delegate Delegate DELEGATE
Don't be afraid when it comes to delegation. Delegating to others better placed to deal with certain areas of the event is an important part of making sure the event runs smoothly. Furthermore, you can't be in two places at once. Delegating on the day tasks to others means you are free to think through your area of expertise and keep your eye on the ball. Need someone to take charge of the catering? Delegate. Need a list of the event VIP names...Delegate it. Delegation isn't something to worry about and can be the sign of a great leader.
As we mentioned before, a common pitfall in event management is timings. Plan sufficient gaps between sessions in the schedule and even go as far as to plan extra 10-15 minute ‘fire-breakers’ throughout your event to account for any over runs. A little bit of prior research about your speakers is also useful here, perhaps you have a speaker who consistently overruns or is always late coming to the stage? Do yourself a favor and plan for it!
Always prep as much as you can beforehand. Try not to leave things like making up the goody bags or assembling decorations until just before the event. Not only does it cause stress and mess at the venue, there is nothing like a last minute flatpack build between colleagues to ruin the atmosphere. As we mentioned above, a major factor in things going wrong on the day could be technology and equipment failures. Spend time ensuring you and your tech team check and double check equipment, whether you are using the company's own equipment or in house Sound and light, provided by the venue.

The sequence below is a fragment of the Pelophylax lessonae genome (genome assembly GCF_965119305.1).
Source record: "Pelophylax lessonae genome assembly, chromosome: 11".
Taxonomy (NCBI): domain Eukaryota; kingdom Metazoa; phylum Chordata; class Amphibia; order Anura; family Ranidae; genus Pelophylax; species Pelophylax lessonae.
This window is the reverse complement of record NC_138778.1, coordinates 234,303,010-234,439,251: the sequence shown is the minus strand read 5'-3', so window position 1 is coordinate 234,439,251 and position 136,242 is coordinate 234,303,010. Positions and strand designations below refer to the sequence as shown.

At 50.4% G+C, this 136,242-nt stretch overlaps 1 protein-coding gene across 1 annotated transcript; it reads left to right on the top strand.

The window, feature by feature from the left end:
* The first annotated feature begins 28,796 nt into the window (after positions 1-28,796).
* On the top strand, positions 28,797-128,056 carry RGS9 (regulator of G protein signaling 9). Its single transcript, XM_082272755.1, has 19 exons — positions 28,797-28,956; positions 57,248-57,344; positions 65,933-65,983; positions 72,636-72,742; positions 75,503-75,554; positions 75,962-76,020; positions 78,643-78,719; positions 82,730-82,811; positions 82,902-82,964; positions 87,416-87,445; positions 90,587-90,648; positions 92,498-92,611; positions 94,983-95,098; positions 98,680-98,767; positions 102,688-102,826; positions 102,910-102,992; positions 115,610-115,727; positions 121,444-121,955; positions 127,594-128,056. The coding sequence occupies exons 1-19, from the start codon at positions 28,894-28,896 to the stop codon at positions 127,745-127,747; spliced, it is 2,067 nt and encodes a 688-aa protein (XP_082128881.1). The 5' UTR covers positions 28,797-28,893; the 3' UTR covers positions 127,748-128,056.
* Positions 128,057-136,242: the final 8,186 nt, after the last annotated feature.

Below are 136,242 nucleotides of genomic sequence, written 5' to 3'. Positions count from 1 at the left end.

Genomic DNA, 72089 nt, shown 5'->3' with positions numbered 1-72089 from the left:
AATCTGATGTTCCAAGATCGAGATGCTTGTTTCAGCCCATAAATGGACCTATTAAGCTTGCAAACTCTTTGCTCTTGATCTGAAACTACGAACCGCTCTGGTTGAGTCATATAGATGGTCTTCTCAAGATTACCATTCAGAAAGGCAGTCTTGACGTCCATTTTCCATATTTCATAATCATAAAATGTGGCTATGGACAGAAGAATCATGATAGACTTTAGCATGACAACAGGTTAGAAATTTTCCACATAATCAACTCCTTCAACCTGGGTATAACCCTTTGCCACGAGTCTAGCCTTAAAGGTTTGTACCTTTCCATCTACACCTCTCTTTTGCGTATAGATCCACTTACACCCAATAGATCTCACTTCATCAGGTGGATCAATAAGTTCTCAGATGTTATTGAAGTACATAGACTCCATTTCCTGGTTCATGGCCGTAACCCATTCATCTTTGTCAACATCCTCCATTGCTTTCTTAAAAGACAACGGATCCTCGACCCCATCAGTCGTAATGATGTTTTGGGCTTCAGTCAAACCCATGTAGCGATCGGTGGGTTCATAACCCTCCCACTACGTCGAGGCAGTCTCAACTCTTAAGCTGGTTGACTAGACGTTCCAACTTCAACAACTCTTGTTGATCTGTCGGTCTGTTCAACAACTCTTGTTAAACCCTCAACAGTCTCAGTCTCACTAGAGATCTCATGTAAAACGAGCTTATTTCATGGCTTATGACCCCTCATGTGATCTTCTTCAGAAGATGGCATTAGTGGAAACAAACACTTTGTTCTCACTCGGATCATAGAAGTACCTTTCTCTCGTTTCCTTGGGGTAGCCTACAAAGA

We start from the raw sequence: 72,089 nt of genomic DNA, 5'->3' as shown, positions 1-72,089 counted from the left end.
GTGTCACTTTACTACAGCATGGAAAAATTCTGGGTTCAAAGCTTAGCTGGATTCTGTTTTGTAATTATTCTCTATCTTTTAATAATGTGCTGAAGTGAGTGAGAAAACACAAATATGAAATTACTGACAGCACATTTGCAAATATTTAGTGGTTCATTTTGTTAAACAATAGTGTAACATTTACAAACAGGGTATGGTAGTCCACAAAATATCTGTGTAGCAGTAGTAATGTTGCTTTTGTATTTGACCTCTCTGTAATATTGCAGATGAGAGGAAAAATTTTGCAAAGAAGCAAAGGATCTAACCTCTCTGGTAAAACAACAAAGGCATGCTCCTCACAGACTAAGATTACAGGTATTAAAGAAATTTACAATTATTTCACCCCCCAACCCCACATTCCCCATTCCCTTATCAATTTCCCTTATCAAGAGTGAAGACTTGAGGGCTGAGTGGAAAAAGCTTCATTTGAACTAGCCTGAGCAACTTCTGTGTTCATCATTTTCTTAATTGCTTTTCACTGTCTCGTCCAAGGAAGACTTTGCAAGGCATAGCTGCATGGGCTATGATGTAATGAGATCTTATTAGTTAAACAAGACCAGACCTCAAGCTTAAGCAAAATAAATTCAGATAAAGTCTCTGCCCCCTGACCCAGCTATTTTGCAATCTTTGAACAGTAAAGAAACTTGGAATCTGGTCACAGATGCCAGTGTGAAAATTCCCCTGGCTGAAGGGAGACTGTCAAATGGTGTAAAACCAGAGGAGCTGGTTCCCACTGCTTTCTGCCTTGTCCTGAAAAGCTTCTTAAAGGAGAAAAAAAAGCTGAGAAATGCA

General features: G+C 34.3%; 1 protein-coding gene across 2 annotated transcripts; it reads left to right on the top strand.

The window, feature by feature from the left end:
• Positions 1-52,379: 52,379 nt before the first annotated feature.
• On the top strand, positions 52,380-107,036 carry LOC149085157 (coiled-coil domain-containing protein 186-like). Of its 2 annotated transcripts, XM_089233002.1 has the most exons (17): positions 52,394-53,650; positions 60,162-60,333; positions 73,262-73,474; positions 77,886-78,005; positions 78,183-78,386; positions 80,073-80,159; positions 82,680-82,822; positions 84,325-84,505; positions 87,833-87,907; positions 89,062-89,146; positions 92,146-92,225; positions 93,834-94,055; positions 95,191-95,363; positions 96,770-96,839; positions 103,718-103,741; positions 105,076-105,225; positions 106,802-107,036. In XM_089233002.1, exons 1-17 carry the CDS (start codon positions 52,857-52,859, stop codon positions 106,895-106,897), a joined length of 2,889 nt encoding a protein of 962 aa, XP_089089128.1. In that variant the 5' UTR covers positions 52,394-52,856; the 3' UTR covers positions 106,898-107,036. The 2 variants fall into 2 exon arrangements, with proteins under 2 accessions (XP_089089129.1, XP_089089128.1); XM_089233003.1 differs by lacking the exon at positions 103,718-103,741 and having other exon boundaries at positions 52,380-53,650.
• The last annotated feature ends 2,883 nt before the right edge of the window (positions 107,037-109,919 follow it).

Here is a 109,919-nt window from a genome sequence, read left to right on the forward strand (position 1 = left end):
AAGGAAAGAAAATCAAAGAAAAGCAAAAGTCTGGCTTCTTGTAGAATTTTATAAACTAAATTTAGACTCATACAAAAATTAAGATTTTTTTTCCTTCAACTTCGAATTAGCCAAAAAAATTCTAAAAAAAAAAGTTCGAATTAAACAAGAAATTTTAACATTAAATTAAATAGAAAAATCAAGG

Create guidelines and checklists
Most event planners are total list junkies anyway, but during the preparation process we can’t go without mentioning the importance of a good list. Make sure that all the key players have access beforehand and on the day to all the guidelines and checklists that they need and that can be easily referenced should something arise.
Make sure those working at the event have adequate training to complete their duties. This includes all staff whether they are working directly within your company, the event venue or are perhaps being subcontracted by yourselves or the venue. This can be as simple as a short email brief on expectations, but the rule of thumb is, don’t assume anything. Clearly outline your expectations so everyone understands and also allow time for questions.
Having open communication with your speakers will aid you on the day of the event. Speaking to them beforehand in an open and honest way about expectations and limitations of the event, as well as useful information such as event parking can be surprisingly helpful in avoiding last minute issues that take up time and create stress. On the day, be sure to communicate all housekeeping at the venue, such as fire and evacuation procedures.
Having open communication also should extend to attendees at the event who should be communicated with as much as possible so they too also know procedures in terms of timings, entering and leaving the building and other conference essentials. It's worth noting that the well designed Custom menu feature on the Eventee app means organizers can upload guidelines for attendees, which appear in the menu bar.
💪 Get a handle on it
Ok, we get it, we must plan ahead to stop last minute changes, but what happens when things really get tough?